Tag Archives: porch wine

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Porch wine for the long, hot summer

porch wineHas the hot weather made you as cranky as the WC tasting 15 percent chardonnay? Then take a long, cool sip of the porch wine post.

We haven’t hit 100 in Dallas yet, but 99 for the last week or so is close enough. And, from what I hear from my pals in the rest of the country, it’s too damn hot where they are. Which means it’s time for a porch wine post – focusing on lighter wines, red and white, that are lower in alcohol and that offer relief from the heat. The idea with a porch wine is to drink something that won’t make the sweat bead on your forehead.

These four wines are excellent examples of the type, and should give you an idea about what to look for:

Nik. Weis Urban Riesling 2015 ($15, sample, 9%): Well-made German riesling is difficult to find in Dallas, which makes no sense given how warm-weather friendly the wine is. The Weis is made in a more modern style, with fresher apricot fruit instead of dried and brighter acidity, but it’s also layered with the traditional honey notes. Nicely done, and will even age a little.

El Coto Rosado 2015 ($9, purchased, 13.5%): The El Coto is is one of my favorite Spanish roses, and if it’s not quite as well done as the Muga, it’s still delicious and a tremendous value. Look for strawberry fruit, plus a little earthiness and even orange peel from the tempranillo that’s in the blend.

Torresella Prosecco Extra Dry NV ($15, sample, 11.5%): This Italian sparkler reminded me why I love wine. I much prefer cava to Prosecco, so it’s always a pleasure to find a Prosecco worth writing about – not too sweet, firm bubbles, surprisingly balanced, and more apple and pear fruit than most others. Highly recommended.

Drouhin Domaine des Hospices de Belleville Fleurie 2014 ($25, sample, 13%): Top-notch red from the French region of Beaujolais that has nothing in common with most of the plonk made there these days. Firm but not overbearing, with red fruit and soft tannins, and something you can drink on its own or with food. The only drawback is the cost, but given how expensive this quality of French wine has become, it’s not overpriced.

More about porch wine:
Wine terms: Porch wine
Wine when the air conditioning is broken
Wine of the week: Angels & Cowboys rose 2015
Wine of the week: Chateau Bonnet Blanc 2014

Fourth of July wine 2013

Fourth of July wine 2013

I’m drinking a less alcoholic, less tannic red wine because it’s hot out. But I can’t show my face, because that’s not a manly wine choice.

It ?s hot. It ?s sticky. So how many of you will drink the biggest, most tannic, most alcoholic red wine possible to celebrate July 4?

Which, of course, is fine with the Wine Curmudgeon, since I believe that everyone should drink what they want, and rules be damned. But, if you don ?t mind a suggestion, live dangerously. Try something lighter and, dare I say, more pleasurable ? a porch wine, even. Because the only thing I ask is that wine drinkers be willing to try something different.

Which leads to these suggestion, after the jump:

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Fourth of July wine 2012

Some suggestions and a few thoughts about wine with your July 4 celebration next week, whether backyard barbeque or fireworks watching party (the latter with bubbly, of course):

? We ?re in porch wine territory this time of year: lighter wines with lower alcohol, and that includes reds. Drinking a tannic, high alcohol wine when it ?s pushing 100 isn ?t pleasurable (unless you ?re a wine masochist).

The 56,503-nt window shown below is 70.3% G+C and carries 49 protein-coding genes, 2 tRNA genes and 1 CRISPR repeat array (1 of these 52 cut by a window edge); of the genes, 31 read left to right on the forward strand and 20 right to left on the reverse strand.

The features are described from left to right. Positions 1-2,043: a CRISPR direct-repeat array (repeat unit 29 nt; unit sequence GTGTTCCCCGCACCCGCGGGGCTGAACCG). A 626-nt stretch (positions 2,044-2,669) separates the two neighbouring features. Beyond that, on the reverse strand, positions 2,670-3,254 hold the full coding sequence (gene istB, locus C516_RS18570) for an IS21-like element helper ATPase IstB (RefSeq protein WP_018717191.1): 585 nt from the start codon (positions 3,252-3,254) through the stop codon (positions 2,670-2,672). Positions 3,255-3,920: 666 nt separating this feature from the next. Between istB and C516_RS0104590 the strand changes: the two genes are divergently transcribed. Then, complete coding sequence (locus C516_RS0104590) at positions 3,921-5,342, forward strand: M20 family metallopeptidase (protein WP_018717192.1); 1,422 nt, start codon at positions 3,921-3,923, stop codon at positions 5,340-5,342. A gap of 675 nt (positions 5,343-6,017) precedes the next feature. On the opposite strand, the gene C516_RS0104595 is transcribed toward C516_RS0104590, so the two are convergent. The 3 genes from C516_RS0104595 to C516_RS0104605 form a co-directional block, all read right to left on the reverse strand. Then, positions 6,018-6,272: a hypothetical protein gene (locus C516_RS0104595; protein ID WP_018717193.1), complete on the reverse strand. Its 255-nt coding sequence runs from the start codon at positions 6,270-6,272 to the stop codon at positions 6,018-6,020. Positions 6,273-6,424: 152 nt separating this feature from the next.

? Did someone say bubbly? We ?re celebrating a birthday, aren ?t we? Miquel Pons Cava Brut Nature NV ($15, purchased) is a Spanish sparkler that ?s soft and generous, with sweet lemon fruit and bubbles that won’t quit.

? Fontana Candida Frascati Superiore ($10, sample) is an Italian white that was a big deal a decade or more ago, and then fell on hard times. This vintage is much better made than it was then, with a fresher, more clean approach, very crisp lemon, and an almost orange tea aroma. Just 12 1/2 percent alcohol.

? When in doubt, go Falesco ? the Assisi Rosso 2009 ($16, purchased), in this case. This Italian red blend is a step up from the producer ?s wonderful $10 Vitiano line, with an herbal aroma and soft red fruit. But it ?s sturdy enough for red wine occasions, including Fourth of July burgers, steak and brisket.

? Regional wine is always a July 4 staple, and Dr. Konstantin Frank Dry Riesling 2010 ($15, purchased) is a regional wine with decent national distribution. Look for candied lemon and the fresh, crisp acidity that New York state rieslings are famous for. And, as nice as this wine is, it’s not nearly the best New York riesling available.

More about Fourth of July wine:

? Fourth of July wine 2011
? Fourth of July wine 2010
? Wine of the week: Louis Tete Beaujolais-Villages 2010
? Wine of the week: Luc Pirlet Pinot Noir Barriques Reserve 2010

Wine of the week: Massamier La Mignarde Cuvee des Oliviers 2010

fiche-oliviers-roseThe name of this wine is a very long and very French way of saying that this is exactly the kind of rose that makes the Wine Curmudgeon smile. It ?s cheap and it ?s dry, but more importantly, it ?s full of summer and backyards and porches and barbecues.

The des Oliviers ($10, purchased) is from southern France and is mostly made with cinsault. In this, it ?s firmly in the French style ? some fruit (in this case, cranberry), but not the big dollops that give the impression of sweetness and so confuse so many wine drinkers into thinking pink wine means white zinfandel. This wine is about as far from white zinfandel as possible.

Also impressive: The des Oliviers is a bit floral on the nose, and its clean, crisp finish leaves you ready to take another sip.

Serve this chilled on its own, or with any summer activity. Highly recommended, and a candidate for the 2013 $10 Hall of Fame.